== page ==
Danny Trejo: We both got real busy but we never forgot it, and then when we did the trailer it was another innovative idea out of trouble-maker (his affectionate name for Robert), because you usually shoot a trailer after you’ve done a movie. And the response from that trailer was so great.
Was Lindsay Lohan the first one you wanted for the role of April? And was any of this done within the timeline when she was in the headlines?
Robert Rodriguez: No, it was done last summer. I met her in person for a possible role. Basically this movie is very strange, it was very fun to do creatively because I shot the trailer first, and I wanted to use every shot from the trailer in the movie.
I had to reverse-engineer the movie, so I looked at the trailer and I’d go, ‘I need to use this shot of him doing this, how did he get there?’ And then come up with things to do that.
So the scene of Danny in the waterfall with the two beautiful blondes, I was like, ‘Okay, how did he get into that waterfall, and what twists can I put on it so that it surprises an audience?’ And then I thought of Lindsay, because I looked at one of the girls, whose hair was covering her face, and I went, ‘Oh, that could easily be Lindsay if we style her hair the same way. She could be the daughter of the bad guy.
I met with her and we talked about some ideas, I showed her a poster, where I photo-shopped her into a nun’s (costume) with guns, and I said, ‘You’re going to start here, as this man’s troubled daughter, and then turn into this by the end.’ And she was like, ‘I’m there.’ She loved the idea. So I kind of fashioned it for her after that.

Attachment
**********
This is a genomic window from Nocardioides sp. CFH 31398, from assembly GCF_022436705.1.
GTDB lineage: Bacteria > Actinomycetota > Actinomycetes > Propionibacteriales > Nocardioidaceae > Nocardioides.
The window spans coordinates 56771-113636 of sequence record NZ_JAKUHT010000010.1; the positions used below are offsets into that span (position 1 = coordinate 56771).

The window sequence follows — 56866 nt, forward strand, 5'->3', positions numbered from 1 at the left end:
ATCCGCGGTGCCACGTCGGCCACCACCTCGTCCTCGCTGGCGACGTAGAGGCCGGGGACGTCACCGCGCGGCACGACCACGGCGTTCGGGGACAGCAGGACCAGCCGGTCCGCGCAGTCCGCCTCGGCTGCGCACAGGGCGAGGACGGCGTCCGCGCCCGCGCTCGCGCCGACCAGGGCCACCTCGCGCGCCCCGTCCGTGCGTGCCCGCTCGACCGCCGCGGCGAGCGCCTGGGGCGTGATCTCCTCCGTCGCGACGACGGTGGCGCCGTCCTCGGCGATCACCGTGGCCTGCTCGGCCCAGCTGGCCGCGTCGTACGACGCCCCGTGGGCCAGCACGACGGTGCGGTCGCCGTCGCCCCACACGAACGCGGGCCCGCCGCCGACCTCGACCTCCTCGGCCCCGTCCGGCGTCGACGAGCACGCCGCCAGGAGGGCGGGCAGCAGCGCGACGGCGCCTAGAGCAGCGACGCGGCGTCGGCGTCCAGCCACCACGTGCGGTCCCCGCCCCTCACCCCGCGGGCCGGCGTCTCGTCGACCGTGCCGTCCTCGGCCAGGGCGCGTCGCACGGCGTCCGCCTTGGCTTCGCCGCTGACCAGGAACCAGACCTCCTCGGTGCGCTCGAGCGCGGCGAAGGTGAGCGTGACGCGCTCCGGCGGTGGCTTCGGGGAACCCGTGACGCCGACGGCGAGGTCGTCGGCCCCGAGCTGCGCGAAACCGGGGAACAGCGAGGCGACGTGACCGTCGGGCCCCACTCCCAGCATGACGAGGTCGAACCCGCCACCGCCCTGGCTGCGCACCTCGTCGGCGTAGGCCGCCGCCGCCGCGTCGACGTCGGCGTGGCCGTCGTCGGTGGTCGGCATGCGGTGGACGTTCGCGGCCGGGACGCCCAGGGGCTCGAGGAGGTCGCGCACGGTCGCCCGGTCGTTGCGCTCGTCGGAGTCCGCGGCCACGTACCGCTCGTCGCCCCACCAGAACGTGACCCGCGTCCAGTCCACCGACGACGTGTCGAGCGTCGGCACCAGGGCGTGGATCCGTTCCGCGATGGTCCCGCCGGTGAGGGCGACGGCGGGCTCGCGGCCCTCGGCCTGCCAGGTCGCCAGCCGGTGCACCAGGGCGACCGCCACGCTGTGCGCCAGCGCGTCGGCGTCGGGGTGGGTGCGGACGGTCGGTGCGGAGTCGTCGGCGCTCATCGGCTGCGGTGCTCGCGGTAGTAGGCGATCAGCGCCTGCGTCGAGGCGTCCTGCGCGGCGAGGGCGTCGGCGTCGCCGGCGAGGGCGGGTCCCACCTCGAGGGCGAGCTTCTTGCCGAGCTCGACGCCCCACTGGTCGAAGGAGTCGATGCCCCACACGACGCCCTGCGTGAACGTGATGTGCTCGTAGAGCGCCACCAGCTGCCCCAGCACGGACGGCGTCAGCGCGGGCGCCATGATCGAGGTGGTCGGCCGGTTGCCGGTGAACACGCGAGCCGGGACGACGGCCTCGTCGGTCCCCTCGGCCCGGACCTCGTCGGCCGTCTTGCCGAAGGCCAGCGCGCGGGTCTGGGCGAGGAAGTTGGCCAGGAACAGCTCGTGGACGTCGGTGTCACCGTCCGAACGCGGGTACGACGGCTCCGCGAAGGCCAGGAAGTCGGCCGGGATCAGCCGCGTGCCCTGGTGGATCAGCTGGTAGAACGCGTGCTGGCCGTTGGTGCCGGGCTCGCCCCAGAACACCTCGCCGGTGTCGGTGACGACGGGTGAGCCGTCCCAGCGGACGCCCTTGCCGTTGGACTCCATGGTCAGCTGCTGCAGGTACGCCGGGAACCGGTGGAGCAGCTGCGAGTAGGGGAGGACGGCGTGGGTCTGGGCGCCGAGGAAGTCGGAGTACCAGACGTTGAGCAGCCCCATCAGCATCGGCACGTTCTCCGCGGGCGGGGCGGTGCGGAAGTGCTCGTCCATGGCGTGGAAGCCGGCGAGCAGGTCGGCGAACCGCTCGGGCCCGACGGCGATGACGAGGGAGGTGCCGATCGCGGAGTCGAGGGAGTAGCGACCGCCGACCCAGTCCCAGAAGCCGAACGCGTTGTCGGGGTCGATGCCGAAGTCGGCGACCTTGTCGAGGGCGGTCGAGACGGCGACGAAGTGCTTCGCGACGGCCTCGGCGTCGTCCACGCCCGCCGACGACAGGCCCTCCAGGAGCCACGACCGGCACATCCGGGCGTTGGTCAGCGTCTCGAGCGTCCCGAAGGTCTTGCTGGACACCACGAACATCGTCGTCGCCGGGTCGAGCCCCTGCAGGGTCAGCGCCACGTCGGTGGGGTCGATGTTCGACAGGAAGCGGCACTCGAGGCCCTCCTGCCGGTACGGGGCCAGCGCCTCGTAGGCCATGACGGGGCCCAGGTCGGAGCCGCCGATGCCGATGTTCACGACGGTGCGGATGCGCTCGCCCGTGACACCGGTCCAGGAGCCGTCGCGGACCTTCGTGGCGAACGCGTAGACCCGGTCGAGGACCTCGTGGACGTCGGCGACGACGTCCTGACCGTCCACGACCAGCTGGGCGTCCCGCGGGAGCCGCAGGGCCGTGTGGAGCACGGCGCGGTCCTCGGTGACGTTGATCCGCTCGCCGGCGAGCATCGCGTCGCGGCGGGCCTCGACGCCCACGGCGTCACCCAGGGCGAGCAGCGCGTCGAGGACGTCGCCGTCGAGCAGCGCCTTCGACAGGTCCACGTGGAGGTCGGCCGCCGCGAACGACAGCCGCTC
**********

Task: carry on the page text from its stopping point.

Danny Trejo: I’ve known Lindsay for about five, six years, and I hate to say it, she’s basically not doing anything that lot of other girls are doing that are her age, she just has a camera on her all the time, and she keeps getting caught.
What’s Robert like as a director to work with?
Danny Trejo: I’ve been with Robert for fourteen years, we’ve watched our kids grow up, so there are kids running around our sets. My son shadowed Robert to get an eight week course on how to be a director. So the sets aren’t real ego-driven.
Hollywood’s a little different, because you’re here and your ego’s here. When you are in Austin it’s a completely different atmosphere, but you still get to work on time, you do your job. Robert’s crew is like M*A*S*H. Remember Radar? Robert will go, ‘I want –‘ and it’s already there, everybody is kind of like a machine, so it runs pretty smoothly.
Do you consider this a good B movie?
Robert Rodriguez: There’s a quality to a B movie. Like you saw with The Expendables this weekend, it means that you’re really giving yourself permission to have more fun than you’d normally have. What are you doing? You can go to the opera, or you can go to the rollercoaster.
Some people want to go on the rollercoaster. So that’s what I consider to be the B movie. (It’s about) getting people into theatres and off their videogames, to see something they don’t usually get to see, which is a total badass doing badass things on the screen.
Danny Trejo: This movie is like a Six Flags (Amusement Park), it’s not just a rollercoaster!